Answers to Past Executive Orders Made Things Worse 20
Answers to “Permutation” 21
Net Benefit 22
Plan Hurts Executive Power 23
Secrecy Proves the Need 24
Waiting on Congress Risks Conflict 25
Risks WMD conflicts 26
Answers to “CP links to Politics” 27
Congress likes the CP not the Aff 28
Solvency Answers 30
Sole Executive Action Fails 31
Need More Oversight 32
Need More Oversight 33
Risk Mission Creep 34
Risk Mission Creep 35
Presidential Power Answers 36
Power doesn’t Trade-Off 37
Strong Executive Unnecessary 38
This file is a generic counterplan that can be read against almost any affirmative on the topic. Instead of having congress or the courts ‘curtail’ domestic surveillance, the counterplan has the executive act alone to end the surveillance program that the affirmative is about.
To win the counterplan, one needs to focus on three important issues –
First, the plan and counterplan are different. If the 1ac plan text says congress or the courts then it is obviously a different action. However, many affirmatives choose not to say which branch of the United States does the 1ac. When this happens, it is important to argue that the 1ac, in order to be topical, must have an external branch of the government “curtail” the executive policy. Winning that argument distinguishes the plan from the counterplan.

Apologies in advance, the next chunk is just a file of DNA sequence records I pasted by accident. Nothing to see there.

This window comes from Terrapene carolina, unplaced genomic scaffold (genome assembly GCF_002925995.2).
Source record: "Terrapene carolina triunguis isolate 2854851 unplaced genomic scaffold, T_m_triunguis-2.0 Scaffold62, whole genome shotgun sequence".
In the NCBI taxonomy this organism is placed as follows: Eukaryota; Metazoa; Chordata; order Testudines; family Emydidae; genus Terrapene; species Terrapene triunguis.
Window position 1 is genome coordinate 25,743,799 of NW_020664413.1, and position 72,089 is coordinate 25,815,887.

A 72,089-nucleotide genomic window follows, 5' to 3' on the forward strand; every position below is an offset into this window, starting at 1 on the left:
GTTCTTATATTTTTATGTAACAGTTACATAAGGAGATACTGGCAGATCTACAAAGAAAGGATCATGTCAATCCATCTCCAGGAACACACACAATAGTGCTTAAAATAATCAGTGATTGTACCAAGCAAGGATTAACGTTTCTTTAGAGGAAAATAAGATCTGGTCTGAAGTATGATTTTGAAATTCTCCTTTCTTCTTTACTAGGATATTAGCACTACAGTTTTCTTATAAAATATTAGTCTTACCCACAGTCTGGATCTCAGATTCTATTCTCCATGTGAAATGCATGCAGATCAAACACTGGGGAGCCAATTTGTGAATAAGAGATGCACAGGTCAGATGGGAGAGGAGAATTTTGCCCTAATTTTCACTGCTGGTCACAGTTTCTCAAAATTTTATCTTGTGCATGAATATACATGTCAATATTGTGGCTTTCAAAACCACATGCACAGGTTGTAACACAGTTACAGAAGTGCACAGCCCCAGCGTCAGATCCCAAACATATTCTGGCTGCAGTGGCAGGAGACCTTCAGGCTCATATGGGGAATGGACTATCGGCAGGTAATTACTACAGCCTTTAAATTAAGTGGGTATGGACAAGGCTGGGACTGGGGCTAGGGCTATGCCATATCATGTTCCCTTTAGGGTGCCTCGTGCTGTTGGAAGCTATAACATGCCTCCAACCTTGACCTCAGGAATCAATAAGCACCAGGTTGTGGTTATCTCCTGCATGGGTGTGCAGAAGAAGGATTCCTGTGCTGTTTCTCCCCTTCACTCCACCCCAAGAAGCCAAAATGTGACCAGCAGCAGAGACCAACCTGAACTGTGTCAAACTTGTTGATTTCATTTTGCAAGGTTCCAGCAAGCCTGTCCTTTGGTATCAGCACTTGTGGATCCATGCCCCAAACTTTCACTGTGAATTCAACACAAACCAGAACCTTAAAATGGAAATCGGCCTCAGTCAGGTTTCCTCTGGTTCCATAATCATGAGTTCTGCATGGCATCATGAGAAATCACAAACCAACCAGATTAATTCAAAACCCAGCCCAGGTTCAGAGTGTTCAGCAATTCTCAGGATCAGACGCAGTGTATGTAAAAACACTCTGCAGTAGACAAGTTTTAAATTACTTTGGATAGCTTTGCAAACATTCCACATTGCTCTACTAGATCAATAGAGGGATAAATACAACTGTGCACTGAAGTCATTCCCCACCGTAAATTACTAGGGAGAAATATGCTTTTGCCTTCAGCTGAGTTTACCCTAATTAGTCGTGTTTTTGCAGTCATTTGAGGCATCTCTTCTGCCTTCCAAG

Second, the counterplan has the same effect as the plan. This is what is often called the “solvency deficit” debate. Does the counterplan solve all of the same advantages, to the same degree, as the affirmative? The main arguments against the counterplan will be discussed below. However, the focus of debating the counterplan should be on winning that the executive acting alone (or unilaterally) is sufficient to solve the specific advantages the affirmative isolates.
Third, the counterplan needs to have a net benefit. There are two possibilities for the negative. First, the politics disad would be the most common net benefit. By acting alone, the counterplan argues, the President would be able to avoid a messy and drawn out fight with members of Congress. Therefore, the President will be able to spend his/her time fighting with Congress about more important issues. Second, the Presidential flexibility net benefit is also a possibility. Because the affirmative has another actor force the President’s position on a national security issue, it is seen as intervening into ‘presidential powers.’ Unchecked Presidential Powers are important for a successful and effective foreign policy.
Beating the counterplan consists of winning one of the three arguments that are discussed above: the counterplan is no different than the plan, the counterplan doesn’t solve one or more of the advantages of the 1ac, or there is no net benefit to the counterplan.
The main “solvency deficit” arguments for the counterplan will center around the lack of ‘transparency’ or openness involved in executive actions. Unlike congress or the courts, when the Executive acts it is usually secretive. Most advocates for curtailing domestic surveillance make a strong argument in favor of openness. Because the counterplan has the executive act alone, that is not as open to public accountability.
Executive – The President of the United States and all presidential level parts of the government. This is distinct from Congress and the Courts. It includes the military, the NSA, CIA, and all the cabinet level groups.